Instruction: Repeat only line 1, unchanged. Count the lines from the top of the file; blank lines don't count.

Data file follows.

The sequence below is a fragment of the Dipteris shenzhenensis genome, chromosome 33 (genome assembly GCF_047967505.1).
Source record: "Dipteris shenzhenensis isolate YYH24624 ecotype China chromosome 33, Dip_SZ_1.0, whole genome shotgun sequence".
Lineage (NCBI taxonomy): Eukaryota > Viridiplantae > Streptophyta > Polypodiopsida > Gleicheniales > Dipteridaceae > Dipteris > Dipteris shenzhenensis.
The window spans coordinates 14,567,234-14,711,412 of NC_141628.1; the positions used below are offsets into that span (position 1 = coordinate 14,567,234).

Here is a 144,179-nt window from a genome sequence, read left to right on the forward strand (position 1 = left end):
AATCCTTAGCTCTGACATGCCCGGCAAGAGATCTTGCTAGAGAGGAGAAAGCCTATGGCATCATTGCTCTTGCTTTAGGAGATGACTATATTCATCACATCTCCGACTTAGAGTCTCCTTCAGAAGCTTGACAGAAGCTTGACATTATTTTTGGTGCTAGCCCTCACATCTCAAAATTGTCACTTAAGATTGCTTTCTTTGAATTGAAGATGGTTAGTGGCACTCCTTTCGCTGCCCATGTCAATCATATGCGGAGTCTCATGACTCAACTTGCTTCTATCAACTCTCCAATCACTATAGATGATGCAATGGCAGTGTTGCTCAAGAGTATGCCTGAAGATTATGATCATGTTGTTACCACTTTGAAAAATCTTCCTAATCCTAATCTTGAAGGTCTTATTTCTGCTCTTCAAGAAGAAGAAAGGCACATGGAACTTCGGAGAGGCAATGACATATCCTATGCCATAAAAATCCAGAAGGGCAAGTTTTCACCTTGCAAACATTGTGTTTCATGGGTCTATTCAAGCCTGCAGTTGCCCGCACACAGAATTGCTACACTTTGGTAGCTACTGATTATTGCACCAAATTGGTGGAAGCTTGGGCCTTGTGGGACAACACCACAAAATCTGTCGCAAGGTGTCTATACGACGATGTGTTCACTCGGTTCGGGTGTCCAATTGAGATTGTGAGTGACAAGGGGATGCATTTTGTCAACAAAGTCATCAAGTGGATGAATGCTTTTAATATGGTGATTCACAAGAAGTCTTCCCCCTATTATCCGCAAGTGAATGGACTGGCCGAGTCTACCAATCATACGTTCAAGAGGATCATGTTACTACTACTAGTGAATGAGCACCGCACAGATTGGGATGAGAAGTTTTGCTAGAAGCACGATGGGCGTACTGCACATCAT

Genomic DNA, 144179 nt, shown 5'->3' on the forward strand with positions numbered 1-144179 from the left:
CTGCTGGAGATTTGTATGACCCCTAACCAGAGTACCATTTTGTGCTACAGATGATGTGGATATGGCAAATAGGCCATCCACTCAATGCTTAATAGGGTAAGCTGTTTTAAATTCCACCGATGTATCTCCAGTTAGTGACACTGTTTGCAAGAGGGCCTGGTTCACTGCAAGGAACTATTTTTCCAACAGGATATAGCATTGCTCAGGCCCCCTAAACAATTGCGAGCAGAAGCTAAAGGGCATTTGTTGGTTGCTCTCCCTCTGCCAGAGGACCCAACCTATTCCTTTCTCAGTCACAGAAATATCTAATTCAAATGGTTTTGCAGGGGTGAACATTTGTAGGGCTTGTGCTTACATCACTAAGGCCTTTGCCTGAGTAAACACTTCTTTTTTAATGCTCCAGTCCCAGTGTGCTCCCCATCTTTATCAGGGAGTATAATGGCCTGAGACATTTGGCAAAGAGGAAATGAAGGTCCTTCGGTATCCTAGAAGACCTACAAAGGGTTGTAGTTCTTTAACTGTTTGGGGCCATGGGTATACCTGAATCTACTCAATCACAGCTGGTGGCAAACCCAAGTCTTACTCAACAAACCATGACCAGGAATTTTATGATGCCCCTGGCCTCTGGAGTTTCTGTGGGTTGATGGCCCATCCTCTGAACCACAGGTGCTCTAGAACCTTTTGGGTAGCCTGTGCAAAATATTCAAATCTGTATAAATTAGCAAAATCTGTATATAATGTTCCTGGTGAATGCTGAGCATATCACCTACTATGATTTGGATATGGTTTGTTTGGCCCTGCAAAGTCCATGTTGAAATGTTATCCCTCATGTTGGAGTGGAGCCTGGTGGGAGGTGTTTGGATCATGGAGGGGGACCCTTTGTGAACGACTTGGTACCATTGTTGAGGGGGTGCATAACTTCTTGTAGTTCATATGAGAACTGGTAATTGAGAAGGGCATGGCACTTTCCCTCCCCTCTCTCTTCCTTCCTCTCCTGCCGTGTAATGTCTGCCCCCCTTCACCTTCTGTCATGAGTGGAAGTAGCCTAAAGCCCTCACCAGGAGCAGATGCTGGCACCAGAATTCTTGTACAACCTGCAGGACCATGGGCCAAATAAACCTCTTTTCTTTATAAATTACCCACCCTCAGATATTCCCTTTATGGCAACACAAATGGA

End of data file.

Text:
The sequence below is a fragment of the Dipteris shenzhenensis genome, chromosome 33 (genome assembly GCF_047967505.1).